I have seen much of the positive data and the idea is certainly plausible. But I am a stickler. A scientific theory must be subject to falsification attempts. In any of the "tests," absence of positive data, would not be considered negative data. Consider, the recent discovery of the centromere/telomere patterning on human chromosome 2 is supportive and serves as a plausible explanation why we have one fewer chromosome pair than other primates. But, suppose there were no such find on any chromosome pair; would that be negative data? Of course not. If it would, then the many variations in chromosome counts of animals would also be negative data, and, indeed, catastrophic to the hypothesis. If there were no such find, an easy explanation would be that mutations had washed out the patterns. Alternatively, one might suggest that any relevant genes had been transferred to other chromosomes and that the resulting unneeded pair had, through successive generations, not been transmitted.

Friday, August 22, 2008

Judging a prophecy.

     There are many people who claim "fulfilled prophecies" to the credit of their religions. There needs to be a way to judge a prophecy. I offer some criteria.

1> It must be possible to confirm that the prophecy was written before the event.
2> The prophecy must not be vague or cover a wide range of possible events.
3> The prophecy must not be indefinitely postponeable. There must be a point (assuming the prophecy does not come to pass) when we can declare that it has failed.
4> The prophecy must be independently verifiable. No source that has as part of its agenda showing the prophet valid is useful.
5> The prophecy must not have been fulfilled by people who knew about the prophecy and had an interest in fulfilling it.
6> The prophecy must have been understood as a prophecy before fulfillment.
7> The prophecy must not be something that would be expected anyway. (E.g. it will rain this year.)

I am convinced that Ray does not believe what he is selling.

     He recently made a post saying "we cannot lose." Now, Ray's not that stupid. I am aware that there are people that disagree with me on this point. If Ray believed there might be a god (and even I acknowledge the possibility) then he would recognize that if there is a god and he is opposed to christianity, he (Ray) loses. An actual christian might have faith that he will not lose. But he would have to see how he can.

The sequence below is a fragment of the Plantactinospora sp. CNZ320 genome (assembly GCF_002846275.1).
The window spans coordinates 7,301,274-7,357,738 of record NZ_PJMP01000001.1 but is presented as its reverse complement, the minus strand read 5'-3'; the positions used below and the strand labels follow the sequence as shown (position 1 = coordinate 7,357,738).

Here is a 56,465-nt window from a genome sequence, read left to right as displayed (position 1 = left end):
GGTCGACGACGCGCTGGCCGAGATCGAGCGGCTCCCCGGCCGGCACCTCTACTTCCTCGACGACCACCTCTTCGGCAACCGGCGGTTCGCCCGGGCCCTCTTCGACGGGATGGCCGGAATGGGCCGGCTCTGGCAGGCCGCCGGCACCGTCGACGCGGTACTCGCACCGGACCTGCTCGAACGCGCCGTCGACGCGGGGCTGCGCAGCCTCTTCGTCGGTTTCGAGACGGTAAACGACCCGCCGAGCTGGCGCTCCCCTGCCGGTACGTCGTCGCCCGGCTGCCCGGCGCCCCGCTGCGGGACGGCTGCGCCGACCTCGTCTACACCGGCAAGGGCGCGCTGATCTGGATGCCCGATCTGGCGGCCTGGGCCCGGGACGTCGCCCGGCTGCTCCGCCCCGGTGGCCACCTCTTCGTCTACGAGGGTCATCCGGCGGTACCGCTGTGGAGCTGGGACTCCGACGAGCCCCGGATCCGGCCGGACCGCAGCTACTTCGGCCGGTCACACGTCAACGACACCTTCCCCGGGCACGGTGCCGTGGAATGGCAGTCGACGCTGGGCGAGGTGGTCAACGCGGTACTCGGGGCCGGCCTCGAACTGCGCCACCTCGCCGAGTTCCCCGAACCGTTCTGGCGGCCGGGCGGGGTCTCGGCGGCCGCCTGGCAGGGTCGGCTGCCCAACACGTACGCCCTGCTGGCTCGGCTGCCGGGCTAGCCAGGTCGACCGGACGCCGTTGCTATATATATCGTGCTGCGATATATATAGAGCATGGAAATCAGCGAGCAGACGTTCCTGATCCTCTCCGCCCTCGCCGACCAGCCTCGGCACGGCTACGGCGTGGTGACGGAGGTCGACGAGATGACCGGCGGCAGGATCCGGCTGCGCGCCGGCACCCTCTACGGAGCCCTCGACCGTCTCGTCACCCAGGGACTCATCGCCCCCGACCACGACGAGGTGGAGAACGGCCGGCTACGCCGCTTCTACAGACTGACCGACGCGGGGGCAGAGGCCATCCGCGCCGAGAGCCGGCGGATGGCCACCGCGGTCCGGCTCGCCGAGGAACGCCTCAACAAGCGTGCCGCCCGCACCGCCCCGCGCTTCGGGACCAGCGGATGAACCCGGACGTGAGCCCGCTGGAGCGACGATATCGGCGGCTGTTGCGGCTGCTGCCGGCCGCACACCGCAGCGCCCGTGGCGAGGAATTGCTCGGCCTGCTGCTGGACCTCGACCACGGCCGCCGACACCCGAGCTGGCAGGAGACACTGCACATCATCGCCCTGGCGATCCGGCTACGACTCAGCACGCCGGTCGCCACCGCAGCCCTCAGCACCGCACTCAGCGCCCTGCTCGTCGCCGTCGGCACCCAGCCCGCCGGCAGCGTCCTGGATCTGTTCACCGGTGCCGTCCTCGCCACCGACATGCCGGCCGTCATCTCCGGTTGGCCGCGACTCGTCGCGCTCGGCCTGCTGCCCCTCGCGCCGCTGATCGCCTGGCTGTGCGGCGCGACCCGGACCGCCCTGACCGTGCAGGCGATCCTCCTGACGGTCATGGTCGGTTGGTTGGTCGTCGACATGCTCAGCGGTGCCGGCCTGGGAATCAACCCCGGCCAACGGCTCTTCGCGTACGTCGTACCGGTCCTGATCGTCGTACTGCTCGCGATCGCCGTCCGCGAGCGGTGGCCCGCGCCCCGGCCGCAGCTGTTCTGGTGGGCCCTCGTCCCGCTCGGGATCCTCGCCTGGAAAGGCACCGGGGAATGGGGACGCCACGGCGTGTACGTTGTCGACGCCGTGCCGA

It gets more interesting. If christianity is true (which I don't believe) Ray still loses. Think about it. Who are the people who say "look at the works we performed in your name"? They can't be atheists, skeptics, or adherents of other religions. Such people have done no works in his name. It's not likely to be former christians. It would be people, like Ray, who openly proclaimed Jesus, but knew they had other things in mind.
     In other news, some dogs were found barking.

Sunday, August 17, 2008

If I know it's pointless, I won't do it.

     No, I will not cry out to Jesus, all the while knowing it's "too little, too late." If it matters not anyway, then I should hope that in such a situation that I would engage in the last great act of defiance and correctly call the christian god a ruthless tyrant. If he is going to send me to hell anyway, I will not give him the satisfaction of pleading for mercy. Mind -- I think the claim is hogwash anyway. But if there is an evil god such as the one described in the bible, my knee will not bend, save by an external force.

Saturday, August 16, 2008

"You just don't understand."

     Have you ever noticed that many religious believers -- when faced with something other than unquestioning belief -- will tell you that you "don't understand" what they are saying? They act as if they are making a claim as obvious as DVODVOQVESVNTQVATTVOR. They will not accept a skeptic's judgement of "not established," let alone an outright disbelief. Critical thinking is something they shun.
     Well, here's news for such people. Disagreeing with you does not imply a lack of understanding. Neither does agreeing with you mean someone does understand. If you trot this saying out as soon as someone questions you, your belief is not rational. It is not based on anything observable. It doesn't matter if you later turn out to be right. Hey, it could happen. Jesus could come down out of the clouds tomorrow. My wager, however, would be that he won't. I understand what you are saying. But I am not buying what you are selling.

Monday, August 11, 2008

In what do you put your trust?